Teaching our Kids about Body Shaming - The Confidence Clinic & Club Ltd.

Teaching our Kids about Body Shaming


Body shaming:

‘The action or practice of humiliating someone by making mocking or critical comments about their body shape or size’. The Oxford Dictionary

We have had some fabulous summer weather recently and it’s also holiday season (I’m just back from mine.) I’m noticing how easy it is to get into the habit of making comments about other people’s bodies, when we’re wearing less and spending time on the beach, and in less clothes. You know what I mean.. if we see someone who shouldn’t really be in a bikini, or who has a disproportionate body, or maybe it’s someone who seems to have the perfect body… and we’re jealous of them. We feel bad about ourselves and promise to spend more time working out (I’ve done this!). It’s just so easy to pass judgement. And even if we don’t say anything out loud, or we whisper it to another adult and not let our children hear it, to even think it, is also not a good practice. Any kind of judgement of others is a really negative critical thing. After all who are we to judge someone else. We don’t know what is going on in their lives or what they’ve been through. We are all so different; shapes, sizes, skin type, coloring. As my Grandmother used to say ‘If we all had the makings of ourselves, we’d be perfect!’

What’s even worse is online comments being made on social media about other people. It’s so easy to hide behind a phone or computer and judge others. It doesn’t matter if it’s a celebrity that’s involved, or a group of teenagers having a laugh, sharing photos and making comments, it all amounts to the same thing and it can cause real hurt and serious damage to someone.

I would love to start a movement where we help each other to realize that we don’t need to be constantly judging ourselves and others or passing comment (even if its just in our heads).. We are all imperfect. Here are my rules for teaching our kids to have a healthy body image.

Lets teach our kids and teens:

  1. No one is perfect – glossy magazines and adverts are not real they are air brushed.
  2. There are things we can’t change (for example the color of our eyes, our height, a disability) and we need to accept and love ourselves entirely.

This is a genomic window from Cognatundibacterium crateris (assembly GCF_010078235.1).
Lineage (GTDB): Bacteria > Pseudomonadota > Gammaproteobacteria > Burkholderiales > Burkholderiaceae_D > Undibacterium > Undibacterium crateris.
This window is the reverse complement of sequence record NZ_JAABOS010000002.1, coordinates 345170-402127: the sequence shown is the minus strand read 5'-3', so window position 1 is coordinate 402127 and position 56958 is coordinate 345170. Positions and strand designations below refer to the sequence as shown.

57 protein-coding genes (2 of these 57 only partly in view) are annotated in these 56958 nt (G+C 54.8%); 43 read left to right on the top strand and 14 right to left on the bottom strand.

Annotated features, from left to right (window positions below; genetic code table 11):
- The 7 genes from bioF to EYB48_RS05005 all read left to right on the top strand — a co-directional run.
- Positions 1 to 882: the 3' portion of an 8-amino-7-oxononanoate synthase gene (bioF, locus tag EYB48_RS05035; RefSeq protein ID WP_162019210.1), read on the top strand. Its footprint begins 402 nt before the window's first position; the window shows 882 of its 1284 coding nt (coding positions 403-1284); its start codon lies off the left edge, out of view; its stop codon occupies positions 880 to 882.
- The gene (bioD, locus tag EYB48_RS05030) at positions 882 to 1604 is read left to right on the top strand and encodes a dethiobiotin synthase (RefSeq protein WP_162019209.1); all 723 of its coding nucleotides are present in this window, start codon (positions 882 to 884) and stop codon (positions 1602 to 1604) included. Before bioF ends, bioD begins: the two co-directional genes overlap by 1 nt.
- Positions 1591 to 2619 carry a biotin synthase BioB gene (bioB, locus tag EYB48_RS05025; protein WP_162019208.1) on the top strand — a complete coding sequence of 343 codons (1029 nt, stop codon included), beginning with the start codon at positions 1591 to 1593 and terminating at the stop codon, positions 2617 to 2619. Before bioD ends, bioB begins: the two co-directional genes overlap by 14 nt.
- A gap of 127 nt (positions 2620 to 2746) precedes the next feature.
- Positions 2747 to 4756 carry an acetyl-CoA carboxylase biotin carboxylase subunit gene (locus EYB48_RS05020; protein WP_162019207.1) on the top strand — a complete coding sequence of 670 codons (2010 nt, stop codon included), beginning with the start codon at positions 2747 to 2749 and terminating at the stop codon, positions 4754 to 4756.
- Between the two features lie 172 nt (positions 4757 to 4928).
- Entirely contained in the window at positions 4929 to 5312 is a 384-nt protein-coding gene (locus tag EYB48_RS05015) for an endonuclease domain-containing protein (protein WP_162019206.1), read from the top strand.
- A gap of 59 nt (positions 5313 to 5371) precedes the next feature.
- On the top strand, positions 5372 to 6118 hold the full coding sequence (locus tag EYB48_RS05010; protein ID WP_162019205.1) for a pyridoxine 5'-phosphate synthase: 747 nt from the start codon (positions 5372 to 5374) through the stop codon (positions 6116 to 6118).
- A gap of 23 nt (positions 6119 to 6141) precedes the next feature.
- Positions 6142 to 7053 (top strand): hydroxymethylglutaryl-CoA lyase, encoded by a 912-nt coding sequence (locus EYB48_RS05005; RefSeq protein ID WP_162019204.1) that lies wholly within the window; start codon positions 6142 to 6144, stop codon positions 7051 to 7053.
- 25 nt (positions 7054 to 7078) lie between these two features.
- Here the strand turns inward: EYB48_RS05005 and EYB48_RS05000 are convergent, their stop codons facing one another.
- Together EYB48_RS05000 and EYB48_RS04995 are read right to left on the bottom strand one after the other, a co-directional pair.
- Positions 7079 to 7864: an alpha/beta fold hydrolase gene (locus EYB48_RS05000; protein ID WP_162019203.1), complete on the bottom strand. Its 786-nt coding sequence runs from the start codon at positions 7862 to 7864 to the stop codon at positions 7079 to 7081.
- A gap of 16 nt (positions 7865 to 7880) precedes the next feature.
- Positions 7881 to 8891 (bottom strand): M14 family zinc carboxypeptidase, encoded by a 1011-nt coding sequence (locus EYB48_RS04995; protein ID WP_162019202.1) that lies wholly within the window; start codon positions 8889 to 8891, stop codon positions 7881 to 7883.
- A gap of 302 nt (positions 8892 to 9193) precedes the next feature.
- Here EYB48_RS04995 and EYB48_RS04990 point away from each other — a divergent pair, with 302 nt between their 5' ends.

3. There are things that we can change – if we are not happy with our weight or body we can take action, become fitter, healthier and lose excess weight. (Here is a link to the NHS website giving tips to Parents with overweight children). Or we can gain weight in a healthy way if need be also.
  4. Some people may be physically more attractive than us, or have better skin, hair, prettier face, but true beauty comes from within a person. We all know people who allow their personality to shine through and be happy, friendly, funny or kind –  to truly be themselves, and that is the most attractive person of all. The person we want to be around the most.
  5. We can all do things to make ourselves feel better, for example, when we dress up for a special occasion and make an effort – we know we can look beautiful. It all depends how important it is to you to look good. You have to decide how much time and money you want to put into looking good. There should be a healthy balance of caring about how we present ourselves and not being totally self obsessed.
  6. We should not judge or be critical of other people in any way. Accept that we are all different and we all have our strengths and weaknesses. One of my children recently pointed out a person that was very heavy in a bikini on holiday, so I whispered ‘You don’t know what they’ve been through maybe they’ve just lost lots of weight and they’re delighted to fit into a bikini… maybe they’re still working on losing weight we don’t know, so don’t make comments or stare it could be very upsetting for them’.
  7. Sometimes the person who appears most perfect has the most insecurities, so try not to be jealous we don’t know what is going on in their head. It may have taken a lot of work to ‘appear’ to be perfect, but remember there is really no such thing!

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Thank you


2 thoughts on “Teaching our Kids about Body Shaming”

  1. In relation to point number 6 – perhaps the person in the bikini was just happy in her own skin, happy to be in a bikini enjoying the sun. She doesn’t have to be in a process of losing weight to be in a bikini!!

    Otherwise, I would agree with what you say – cultivate being non-judgemental all across your life! It’s much better for our own mental health to regard others neutrally!!

  2. I found this so insightful. I’ve recently begun to notice how it seems to be very common for young women these days to be very self-conscious. I find this to be particularly true for good looking women. I believe this is because we often tell girls how gorgeous they are and even though this may seem like a positive thing to do, it can lead them to believe that looks are more important than they are. Articles like this really bring awareness of this issue to parents/teachers/family members who have a massive influence on kids.

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